Walking back from a failed launch this morning, a friend spied me and called out “maniac!” It was a joke—and a compliment—but it is also something I get quite frequently from members of my paddle group and my social circle.
I walked out this morning to a beautiful day. There had been a light snowfall overnight, so the world was muffled and clean. The air was cold, still, and fresh, and the tide was just coming up on full flood in another hour. So there was the end of the flood, the slack, and the beginning of the ebb before the currents really got going. The tide tables confirmed that I should have close to two hours, so it looked like conditions where right for a lovely early morning paddle. So I geared up, slung my boat over my shoulder and headed for the beach.
In all it took what, maybe half an hour?, to get set up and ready to paddle. But when I put my boat down and looked out over the bay again, the Chain Islets had disappeared. And then their warning beacon disappeared. Slowly but surely the mouth of the bay faded away. “But, but, but…” my brain kept sputtering, “I want to go paddling!” I stood there a few minutes more, trying to make it all right, trying to convince myself that it would be okay to launch, but when the lights at the yacht club faded away behind the snow squall, I could only sigh in resignation, pick up my boat, and head back to the house.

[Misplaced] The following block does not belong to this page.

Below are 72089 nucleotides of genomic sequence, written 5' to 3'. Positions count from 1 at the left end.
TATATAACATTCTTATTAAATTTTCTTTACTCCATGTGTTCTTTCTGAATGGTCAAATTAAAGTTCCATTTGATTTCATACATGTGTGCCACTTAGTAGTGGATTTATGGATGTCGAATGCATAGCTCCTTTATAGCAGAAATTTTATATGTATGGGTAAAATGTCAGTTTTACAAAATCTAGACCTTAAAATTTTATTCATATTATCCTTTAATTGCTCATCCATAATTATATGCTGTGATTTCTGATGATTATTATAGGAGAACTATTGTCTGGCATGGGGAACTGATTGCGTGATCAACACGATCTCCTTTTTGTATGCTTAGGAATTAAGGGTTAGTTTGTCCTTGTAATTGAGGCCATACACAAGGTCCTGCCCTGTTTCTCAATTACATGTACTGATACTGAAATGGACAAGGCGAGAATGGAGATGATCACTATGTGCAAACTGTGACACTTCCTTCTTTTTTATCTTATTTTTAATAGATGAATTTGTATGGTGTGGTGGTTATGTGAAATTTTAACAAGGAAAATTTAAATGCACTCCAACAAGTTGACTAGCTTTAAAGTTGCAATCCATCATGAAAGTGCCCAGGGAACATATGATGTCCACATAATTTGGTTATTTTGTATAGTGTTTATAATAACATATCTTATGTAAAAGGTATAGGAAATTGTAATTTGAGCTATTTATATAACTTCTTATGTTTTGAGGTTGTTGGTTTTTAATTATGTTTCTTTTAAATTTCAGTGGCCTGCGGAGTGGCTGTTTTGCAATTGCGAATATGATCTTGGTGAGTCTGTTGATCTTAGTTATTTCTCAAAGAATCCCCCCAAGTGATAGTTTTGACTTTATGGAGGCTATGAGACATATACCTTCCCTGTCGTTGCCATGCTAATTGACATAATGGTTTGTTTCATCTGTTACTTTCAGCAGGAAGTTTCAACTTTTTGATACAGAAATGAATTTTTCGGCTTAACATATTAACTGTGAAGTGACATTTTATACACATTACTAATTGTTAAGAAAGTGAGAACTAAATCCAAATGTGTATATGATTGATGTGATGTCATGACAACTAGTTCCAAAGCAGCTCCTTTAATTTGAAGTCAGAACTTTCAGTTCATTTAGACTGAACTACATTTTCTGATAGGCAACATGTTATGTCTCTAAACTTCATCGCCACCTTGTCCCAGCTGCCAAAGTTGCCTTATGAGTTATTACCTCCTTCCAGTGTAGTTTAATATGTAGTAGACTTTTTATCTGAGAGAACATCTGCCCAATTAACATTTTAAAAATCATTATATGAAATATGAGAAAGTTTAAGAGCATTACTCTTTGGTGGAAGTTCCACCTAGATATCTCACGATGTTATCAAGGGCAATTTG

Had I been on the water when the squall blew in, would I have been okay? Yes, I really think so. I had charts, compass and an excellent knowledge of the waters I would have been paddling. I have a safety signal light on the boat, I was definitely dressed for the occasion, and had my dunk bag with me. With what I had, I would have been fine adrift for a day, or stranded overnight. I had told a couple of people that I was going out, and had not indicated that t would be anything but a normal length paddle, so eventually I would have been missed. I’m not saying that I was safe as houses, but I certainly felt my preparations fell into the category of reasonable.
To top it off, I made the correct initial decision; I didn’t launch. Conditions had changed, for me, safety had been compromised, and I changed my mind. None of this qualifies me for “wild man” status.
This isn’t the first time I’ve changed my mind, taken altered condition into account, paid attention and cancelled a paddle. Sometimes before launching, sometimes during a paddle, but I am willing to consider the calculus of risk, skill, conditions and sense and make decisions accordingly.